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Old 11-11-2007, 12:17 PM
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Pushrod springs and shocks

This is the type where a pushrod acts on the spring and shock thru a bellcrank...Has anyone built one of these??? Tips would be appreciated..

Sam
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Old 11-11-2007, 02:19 PM
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Like this one?



I never built one, but I'd be looking that that one for inspiration..
I know that Ron Attebury builds one as well, his is similar to the Kugel.


Later, mikey
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Old 11-11-2007, 03:37 PM
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That is the type..mainly I am interested in fabricating the rod and bell crank assemble as I have the rest of it..I wonder what size bearing was used for the pivots and how big that push-rod is?? Maybe we can work up a HR.com do-it yourself deal..

Sam
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Last edited by OneMoreTime; 11-11-2007 at 03:39 PM. Reason: spell check
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Old 11-11-2007, 06:00 PM
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I'd use a 5/8" shoulder bolt with a 3/4" OD bronze bushing pressed into the crank. Drill the bellcrank and put a zirc for greasin it up.
I wouldn't use a bearing, too many little jarring impacts would tear it up, and you would need to make the bellcrank fairly large at that end to accomodate the OD of the bearing.
I'd use a solid bronze bushing instead of the oilite type.

I'd think that 3/4" or 7/8" heavywall tube would be plenty for the strut as long as the car is an average weight. What are you putting this under?

Later, mikey
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Old 11-11-2007, 08:40 PM
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I am putting it under my roadster...putting the coil overs in the stock location results in something Oggglly so I thought the remote install would look better..Might even be easier (really) to fabricate..Now it is off to McMaster Carr to get some more oilite bushings and another reamer..I think 0.120 sheet should be adequate to cut the bellcranks out of..I will use the 0.50 bushings for the rod ends that I will make..

Sam
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Old 11-11-2007, 10:00 PM
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Quote:
Originally Posted by OneMoreTime
I am putting it under my roadster...putting the coil overs in the stock location results in something Oggglly so I thought the remote install would look better..Might even be easier (really) to fabricate..Now it is off to McMaster Carr to get some more oilite bushings and another reamer..I think 0.120 sheet should be adequate to cut the bellcranks out of..I will use the 0.50 bushings for the rod ends that I will make..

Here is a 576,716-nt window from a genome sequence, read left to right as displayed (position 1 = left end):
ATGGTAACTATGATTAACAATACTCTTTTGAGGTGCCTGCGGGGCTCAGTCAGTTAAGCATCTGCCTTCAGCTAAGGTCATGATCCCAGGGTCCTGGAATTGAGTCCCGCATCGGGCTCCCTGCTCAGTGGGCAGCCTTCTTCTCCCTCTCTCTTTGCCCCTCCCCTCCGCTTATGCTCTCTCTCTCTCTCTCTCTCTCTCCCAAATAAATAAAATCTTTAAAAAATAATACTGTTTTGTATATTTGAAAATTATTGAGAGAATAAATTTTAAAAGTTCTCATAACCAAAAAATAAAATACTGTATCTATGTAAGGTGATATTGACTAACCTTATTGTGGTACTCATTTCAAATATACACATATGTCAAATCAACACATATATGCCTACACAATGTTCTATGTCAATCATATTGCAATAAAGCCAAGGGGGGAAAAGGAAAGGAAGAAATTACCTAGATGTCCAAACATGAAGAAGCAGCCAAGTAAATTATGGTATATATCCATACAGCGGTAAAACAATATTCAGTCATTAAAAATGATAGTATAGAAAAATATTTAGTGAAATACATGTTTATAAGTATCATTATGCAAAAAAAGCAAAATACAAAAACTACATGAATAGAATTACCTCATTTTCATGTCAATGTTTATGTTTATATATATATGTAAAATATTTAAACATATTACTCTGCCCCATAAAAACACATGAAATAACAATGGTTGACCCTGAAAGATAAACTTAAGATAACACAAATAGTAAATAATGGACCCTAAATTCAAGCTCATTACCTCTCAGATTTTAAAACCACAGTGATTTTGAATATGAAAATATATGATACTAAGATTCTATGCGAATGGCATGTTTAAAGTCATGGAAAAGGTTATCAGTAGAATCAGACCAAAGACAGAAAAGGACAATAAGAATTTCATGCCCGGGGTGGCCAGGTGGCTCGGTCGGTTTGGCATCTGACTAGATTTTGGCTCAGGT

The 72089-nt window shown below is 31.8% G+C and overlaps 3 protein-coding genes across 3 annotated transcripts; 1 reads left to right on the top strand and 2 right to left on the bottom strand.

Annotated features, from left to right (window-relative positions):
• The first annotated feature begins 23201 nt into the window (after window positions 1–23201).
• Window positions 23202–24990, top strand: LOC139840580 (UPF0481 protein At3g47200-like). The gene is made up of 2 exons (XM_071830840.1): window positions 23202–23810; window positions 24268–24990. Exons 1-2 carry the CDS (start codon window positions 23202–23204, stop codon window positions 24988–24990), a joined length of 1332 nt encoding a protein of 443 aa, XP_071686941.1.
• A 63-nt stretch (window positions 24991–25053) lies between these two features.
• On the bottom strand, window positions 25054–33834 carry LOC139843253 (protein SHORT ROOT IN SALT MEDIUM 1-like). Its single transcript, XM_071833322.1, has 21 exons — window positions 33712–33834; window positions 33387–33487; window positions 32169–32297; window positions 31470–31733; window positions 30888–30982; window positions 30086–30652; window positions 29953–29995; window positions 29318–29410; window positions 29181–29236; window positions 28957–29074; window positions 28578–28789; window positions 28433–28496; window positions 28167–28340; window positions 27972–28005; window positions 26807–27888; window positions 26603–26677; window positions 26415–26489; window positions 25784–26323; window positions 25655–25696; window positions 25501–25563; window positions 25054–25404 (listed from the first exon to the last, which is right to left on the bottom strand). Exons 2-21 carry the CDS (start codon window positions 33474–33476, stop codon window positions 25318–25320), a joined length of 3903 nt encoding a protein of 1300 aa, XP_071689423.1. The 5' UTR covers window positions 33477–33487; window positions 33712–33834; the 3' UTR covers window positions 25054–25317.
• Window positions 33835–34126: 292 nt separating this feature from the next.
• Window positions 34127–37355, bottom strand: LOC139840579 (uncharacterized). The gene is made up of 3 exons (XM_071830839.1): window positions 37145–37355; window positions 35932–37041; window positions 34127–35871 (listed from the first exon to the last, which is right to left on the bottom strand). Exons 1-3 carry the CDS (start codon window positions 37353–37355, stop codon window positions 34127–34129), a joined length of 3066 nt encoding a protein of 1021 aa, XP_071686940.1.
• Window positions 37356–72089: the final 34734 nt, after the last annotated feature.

Sam

The bellcranks will be .120" sheet on each side, and connected by a through tube with the pressed in bushing for the pivot and sandwiching the rod ends on either end, correct?

That should be plenty strong
Later, mikey
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Old 11-11-2007, 10:13 PM
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Quote:
Originally Posted by powerrodsmike
The bellcranks will be .120" sheet on each side, and connected by a through tube with the pressed in bushing for the pivot and sandwiching the rod ends on either end, correct?

That should be plenty strong
Later, mikey

Yup..that is the way..

Sam
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Old 11-12-2007, 08:28 AM
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This design is similar to that used on IRL/CART cars. My nephew used to work for Team Rahal where I had opportunities to get in real close to the cars.

I like the looks of this design and I see a benefit in maybe having to go to a little longer wheel base on an open wheeled car. Short wheel bases are a handful.

What is the advantage of this design?
Are there a sufficient number of spring rates available for interchange and will a builder find himself purchasing several sets of springs to find the right ones?

I offer a couple of things to ponder.

The type of suspension relies on the a-frame to bell crank rod to be in compression. Therefore, I might make it rather robust and the same for the bell crank and pivot in the X-member.

This design, similar to that used in IRL/CART cars is subject to relatively light vehicle dynamics impact and shocking loads simply because race track are very smooth unlike roads with pot holes or patched by low bidders or city employees.

Yes Paris, F1 cars race on city streets in Monaco, but not in my neighborhood where I need all wheel drive to get to the highway. The maximum suspension travel in a racer can be measured in tenths of an inch.

Last edited by Dugg; 11-12-2007 at 08:33 AM.
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